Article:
Kind of like how one essayist describes the fraternity hazing.

We have all these checks and balances set up to keep everyone in line, would you call that going along to get along? More than a few of the essayists, King among them, describe holding opposing ideas without being aware that they were doing do.

(time to go...)
 

kingricefan

All-being, keeper of Space, Time & Dimension.
Jul 11, 2006
30,011
127,446
Spokane, WA
I just now closed the book after finishing the story Hearts In Atlantis. I deliberately did not read the story until I had finished reading all of the essays. It was nice to be able to put a 'face' (so to speak) to the characters in HIA. I had often wondered how King came up with the idea of 'Rip-rip' falling down in the slushy sidewalk while the other guys were watching from the dorm and now I know. Even though this book is 95% non-fiction, it's still another great book in the King canon. Thanks for this, Steve.
 

Brian's Twinner

Pennywisenheimer
Jun 15, 2008
608
632
MO
I lost a manuscript this once going Greyhound. Months later I open my mailbox at the 2nd Street Post Office in Gainesville, see the return address, tear open the envelope--'cause I was a student at the time, G.I. Bill ($376/month), selling blood plasma, this that the other--and I open the letter pull out the check and I see:
****$32604****
Whoa! Time to test drive a BMW! I was on my way back to the rooming house where I lived and I stop dead, look at the numbers, look at the sky. The claim was for a couple hundred bucks, I think, some worn blue jeans, flannel shirts, a jar of pennies--which probably inspired whatever petty thief took my seabag--and a manuscript. We did stop at Fort Knox on the way north and another Fort...Fort Apache maybe. Could have been taken off there. Anyway, I stop at a In & Out Burger joint on University where a payphone existed outside, drop a quarter, and call Greyhound. They put me in touch with the president of the company, no hold, no elevator music.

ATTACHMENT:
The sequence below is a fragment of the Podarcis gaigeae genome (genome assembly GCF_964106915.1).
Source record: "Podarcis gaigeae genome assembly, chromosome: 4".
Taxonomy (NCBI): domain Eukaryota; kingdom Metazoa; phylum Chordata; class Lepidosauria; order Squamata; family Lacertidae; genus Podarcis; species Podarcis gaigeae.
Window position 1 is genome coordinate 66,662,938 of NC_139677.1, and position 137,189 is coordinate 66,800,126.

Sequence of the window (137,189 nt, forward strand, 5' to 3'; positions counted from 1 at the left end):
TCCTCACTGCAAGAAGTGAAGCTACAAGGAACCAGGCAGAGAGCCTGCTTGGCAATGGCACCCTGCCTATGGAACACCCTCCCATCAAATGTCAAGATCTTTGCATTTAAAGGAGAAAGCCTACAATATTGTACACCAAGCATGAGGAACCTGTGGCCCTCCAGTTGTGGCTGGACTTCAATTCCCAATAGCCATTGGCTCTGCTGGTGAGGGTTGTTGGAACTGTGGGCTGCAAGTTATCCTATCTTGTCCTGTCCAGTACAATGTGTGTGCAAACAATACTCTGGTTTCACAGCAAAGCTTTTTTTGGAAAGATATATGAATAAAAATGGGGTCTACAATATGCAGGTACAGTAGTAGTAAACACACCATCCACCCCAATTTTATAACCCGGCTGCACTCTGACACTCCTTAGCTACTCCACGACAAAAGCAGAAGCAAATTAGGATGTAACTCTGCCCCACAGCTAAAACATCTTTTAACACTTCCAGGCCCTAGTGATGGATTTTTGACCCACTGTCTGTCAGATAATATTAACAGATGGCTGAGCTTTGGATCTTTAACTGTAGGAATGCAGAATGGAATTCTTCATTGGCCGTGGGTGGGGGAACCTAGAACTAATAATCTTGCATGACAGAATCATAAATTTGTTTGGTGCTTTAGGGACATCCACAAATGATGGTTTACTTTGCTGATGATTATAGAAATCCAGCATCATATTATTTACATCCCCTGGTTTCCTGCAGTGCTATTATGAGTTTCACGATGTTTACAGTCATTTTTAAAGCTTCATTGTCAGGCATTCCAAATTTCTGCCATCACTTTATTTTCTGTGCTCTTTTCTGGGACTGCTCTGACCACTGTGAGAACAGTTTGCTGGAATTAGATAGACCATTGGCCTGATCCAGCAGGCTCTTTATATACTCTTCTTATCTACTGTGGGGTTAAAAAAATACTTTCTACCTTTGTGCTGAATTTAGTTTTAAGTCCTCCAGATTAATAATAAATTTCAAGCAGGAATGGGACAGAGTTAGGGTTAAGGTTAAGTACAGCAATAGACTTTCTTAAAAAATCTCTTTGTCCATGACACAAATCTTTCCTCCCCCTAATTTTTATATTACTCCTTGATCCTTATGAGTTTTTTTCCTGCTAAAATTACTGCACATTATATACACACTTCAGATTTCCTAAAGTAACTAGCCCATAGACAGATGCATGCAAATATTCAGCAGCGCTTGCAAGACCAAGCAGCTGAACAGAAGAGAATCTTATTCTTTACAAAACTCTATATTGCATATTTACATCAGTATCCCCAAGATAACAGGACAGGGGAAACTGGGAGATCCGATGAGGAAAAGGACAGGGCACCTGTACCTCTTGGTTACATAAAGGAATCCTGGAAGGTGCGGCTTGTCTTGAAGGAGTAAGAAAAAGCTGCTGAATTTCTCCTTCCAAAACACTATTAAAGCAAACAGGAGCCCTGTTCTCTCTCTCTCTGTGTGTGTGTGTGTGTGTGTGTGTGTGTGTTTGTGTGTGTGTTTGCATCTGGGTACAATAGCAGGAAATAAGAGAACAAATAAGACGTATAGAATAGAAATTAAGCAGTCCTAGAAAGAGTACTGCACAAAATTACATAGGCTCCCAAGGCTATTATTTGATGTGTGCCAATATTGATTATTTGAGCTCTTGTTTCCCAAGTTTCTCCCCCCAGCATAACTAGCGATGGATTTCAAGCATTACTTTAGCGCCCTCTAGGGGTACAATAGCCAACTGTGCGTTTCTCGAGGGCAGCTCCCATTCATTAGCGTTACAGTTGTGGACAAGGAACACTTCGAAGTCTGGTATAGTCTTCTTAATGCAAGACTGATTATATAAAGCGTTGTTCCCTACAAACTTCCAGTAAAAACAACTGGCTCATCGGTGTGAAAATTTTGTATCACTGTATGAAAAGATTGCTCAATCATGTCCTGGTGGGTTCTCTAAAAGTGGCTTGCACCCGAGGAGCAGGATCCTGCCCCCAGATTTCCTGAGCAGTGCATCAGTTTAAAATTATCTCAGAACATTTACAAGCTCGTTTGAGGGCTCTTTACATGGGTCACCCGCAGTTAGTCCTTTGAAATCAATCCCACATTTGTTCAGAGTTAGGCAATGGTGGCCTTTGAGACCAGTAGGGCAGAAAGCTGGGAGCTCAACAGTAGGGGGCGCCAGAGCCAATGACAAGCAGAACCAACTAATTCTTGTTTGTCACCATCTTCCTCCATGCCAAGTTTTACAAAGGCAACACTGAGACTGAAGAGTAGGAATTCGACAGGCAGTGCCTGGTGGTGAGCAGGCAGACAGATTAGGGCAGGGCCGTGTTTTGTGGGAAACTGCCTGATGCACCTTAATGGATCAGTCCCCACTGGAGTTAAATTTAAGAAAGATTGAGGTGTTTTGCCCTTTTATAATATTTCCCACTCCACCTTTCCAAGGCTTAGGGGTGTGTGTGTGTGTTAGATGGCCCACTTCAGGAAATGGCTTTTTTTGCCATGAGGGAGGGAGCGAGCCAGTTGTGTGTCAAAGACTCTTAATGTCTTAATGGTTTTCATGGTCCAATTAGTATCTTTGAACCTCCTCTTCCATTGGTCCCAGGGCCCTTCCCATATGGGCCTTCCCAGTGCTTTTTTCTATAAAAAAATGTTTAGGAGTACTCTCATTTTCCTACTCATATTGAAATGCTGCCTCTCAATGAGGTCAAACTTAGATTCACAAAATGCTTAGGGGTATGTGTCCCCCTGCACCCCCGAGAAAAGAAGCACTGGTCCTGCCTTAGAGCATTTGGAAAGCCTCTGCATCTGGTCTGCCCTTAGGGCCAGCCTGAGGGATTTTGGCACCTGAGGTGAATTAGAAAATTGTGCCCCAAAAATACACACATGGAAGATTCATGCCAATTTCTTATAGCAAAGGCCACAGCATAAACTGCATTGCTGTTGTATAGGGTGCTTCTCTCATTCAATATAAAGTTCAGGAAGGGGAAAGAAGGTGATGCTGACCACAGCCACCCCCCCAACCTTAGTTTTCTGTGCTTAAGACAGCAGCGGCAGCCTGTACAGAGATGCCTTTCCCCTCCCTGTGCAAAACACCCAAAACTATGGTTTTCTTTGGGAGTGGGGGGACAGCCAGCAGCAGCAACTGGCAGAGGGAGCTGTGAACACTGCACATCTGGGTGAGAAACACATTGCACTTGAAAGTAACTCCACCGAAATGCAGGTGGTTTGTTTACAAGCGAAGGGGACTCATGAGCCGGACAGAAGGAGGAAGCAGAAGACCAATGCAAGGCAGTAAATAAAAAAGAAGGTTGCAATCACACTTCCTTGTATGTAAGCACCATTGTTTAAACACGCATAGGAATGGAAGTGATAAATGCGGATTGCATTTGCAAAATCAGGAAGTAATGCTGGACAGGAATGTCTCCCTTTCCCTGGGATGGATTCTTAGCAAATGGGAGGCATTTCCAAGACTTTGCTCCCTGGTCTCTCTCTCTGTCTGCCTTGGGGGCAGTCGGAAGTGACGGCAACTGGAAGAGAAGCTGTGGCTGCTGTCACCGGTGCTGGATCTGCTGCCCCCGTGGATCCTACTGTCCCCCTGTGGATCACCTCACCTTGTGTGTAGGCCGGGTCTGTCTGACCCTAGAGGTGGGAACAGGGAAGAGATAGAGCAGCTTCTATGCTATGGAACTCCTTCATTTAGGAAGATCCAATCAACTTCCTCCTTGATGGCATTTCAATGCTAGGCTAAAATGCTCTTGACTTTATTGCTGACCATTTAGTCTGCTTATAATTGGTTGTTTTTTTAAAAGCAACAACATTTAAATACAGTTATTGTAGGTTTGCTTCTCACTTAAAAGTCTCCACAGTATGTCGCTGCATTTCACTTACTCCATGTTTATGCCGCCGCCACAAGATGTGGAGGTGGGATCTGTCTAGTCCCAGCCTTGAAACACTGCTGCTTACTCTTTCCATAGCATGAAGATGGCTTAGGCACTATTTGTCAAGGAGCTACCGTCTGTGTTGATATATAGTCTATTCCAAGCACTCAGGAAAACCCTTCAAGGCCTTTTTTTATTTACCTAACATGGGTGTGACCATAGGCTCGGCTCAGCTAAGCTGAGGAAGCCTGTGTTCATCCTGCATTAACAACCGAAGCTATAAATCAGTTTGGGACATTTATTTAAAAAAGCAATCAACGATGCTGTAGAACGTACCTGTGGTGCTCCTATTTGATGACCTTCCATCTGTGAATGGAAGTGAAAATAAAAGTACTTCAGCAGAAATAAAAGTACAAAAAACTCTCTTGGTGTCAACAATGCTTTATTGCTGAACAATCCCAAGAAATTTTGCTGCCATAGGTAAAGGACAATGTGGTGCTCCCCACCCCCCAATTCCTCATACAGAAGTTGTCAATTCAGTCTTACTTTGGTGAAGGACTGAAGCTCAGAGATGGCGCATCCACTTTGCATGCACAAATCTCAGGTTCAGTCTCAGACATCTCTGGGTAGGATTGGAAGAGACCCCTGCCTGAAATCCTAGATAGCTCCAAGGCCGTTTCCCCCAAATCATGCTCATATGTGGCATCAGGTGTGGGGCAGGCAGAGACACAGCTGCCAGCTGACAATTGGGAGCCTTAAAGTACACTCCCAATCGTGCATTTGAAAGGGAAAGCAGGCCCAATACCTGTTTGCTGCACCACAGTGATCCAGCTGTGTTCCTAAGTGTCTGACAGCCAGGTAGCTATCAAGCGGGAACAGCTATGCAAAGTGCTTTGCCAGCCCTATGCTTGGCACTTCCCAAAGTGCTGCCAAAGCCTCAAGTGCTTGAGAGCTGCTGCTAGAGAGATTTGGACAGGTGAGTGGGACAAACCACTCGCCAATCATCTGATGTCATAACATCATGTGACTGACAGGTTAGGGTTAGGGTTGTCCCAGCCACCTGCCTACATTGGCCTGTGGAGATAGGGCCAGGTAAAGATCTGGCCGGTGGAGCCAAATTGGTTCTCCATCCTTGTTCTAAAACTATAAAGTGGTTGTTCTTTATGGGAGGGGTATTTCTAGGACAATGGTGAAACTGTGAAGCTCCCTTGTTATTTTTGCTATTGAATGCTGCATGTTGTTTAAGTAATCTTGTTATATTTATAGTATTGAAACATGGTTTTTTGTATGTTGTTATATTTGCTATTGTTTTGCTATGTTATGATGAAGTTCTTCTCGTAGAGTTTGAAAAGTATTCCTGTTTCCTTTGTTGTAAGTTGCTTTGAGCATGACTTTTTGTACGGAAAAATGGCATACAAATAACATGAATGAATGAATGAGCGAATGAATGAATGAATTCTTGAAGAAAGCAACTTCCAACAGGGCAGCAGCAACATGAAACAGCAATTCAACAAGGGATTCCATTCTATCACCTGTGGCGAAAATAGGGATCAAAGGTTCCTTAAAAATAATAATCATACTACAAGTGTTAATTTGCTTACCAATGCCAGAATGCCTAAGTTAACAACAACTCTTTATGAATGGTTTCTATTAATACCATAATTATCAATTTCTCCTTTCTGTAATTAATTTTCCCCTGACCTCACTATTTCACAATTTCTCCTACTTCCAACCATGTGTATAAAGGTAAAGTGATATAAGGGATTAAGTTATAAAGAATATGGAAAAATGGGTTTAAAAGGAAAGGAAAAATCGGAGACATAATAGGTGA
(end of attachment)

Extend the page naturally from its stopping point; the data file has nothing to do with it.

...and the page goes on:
Thank you for calling, Mr...Oobleck...almost typed my name. I didn't have much time to respond. He's telling me they already stopped payment on the check, it's your zip code by the way (do'h!), and could you write void on it and return it to us? Hey man, you lost my skivvy shorts and a jar of pennies. I've joked since then that Greyhound bought my story, look for it in the seatback, next to the sick bag and the highway catalog. Once upon a time I burned out a couple typewriters. Have another of the fabled novels I'd like to rewrite, maybe this winter. Carpentry and self-employed doesn't lend itself to free time. So I hide shiest in the walls of the houses I remodel. Imagine someone in the distant future pulling out a floppy disc, hey! ma! what's this? Son, that's an eight-track, I've heard tales of those things. Lately, paper, but mice and bugs will eventually eat that and so it goes. And yeah, Hamlet, that scene with Polonius? Thank you for the vote of confidence. King said he got a C+ on a paper. Heh! The first paper I turned in I got a big fat "E". But I can pound nails. And like Ramon said, if digging a ditch makes you happy, Walter, dig it.

My notes on The End of the Night has Kirby calling another, a female character, Mr Barlow. Least, that's the way I wrote it in my "review" (notes to myself). And the name comes out of the blue. MacDonald has more than a few times thrown a curve-ball into the story and that was one of them. "Mr Barlow" Today, I was wondering if that is a nod to something historical? He has this other curve-ball in that story, Where is Janice Gantry? This line that seems to have no bearing or relationship to the story: Really, check out John D MacDonald. He has so much on offer far and above the Travis McGee stories.
I like the John D MacDonald reference in Doctor Sleep.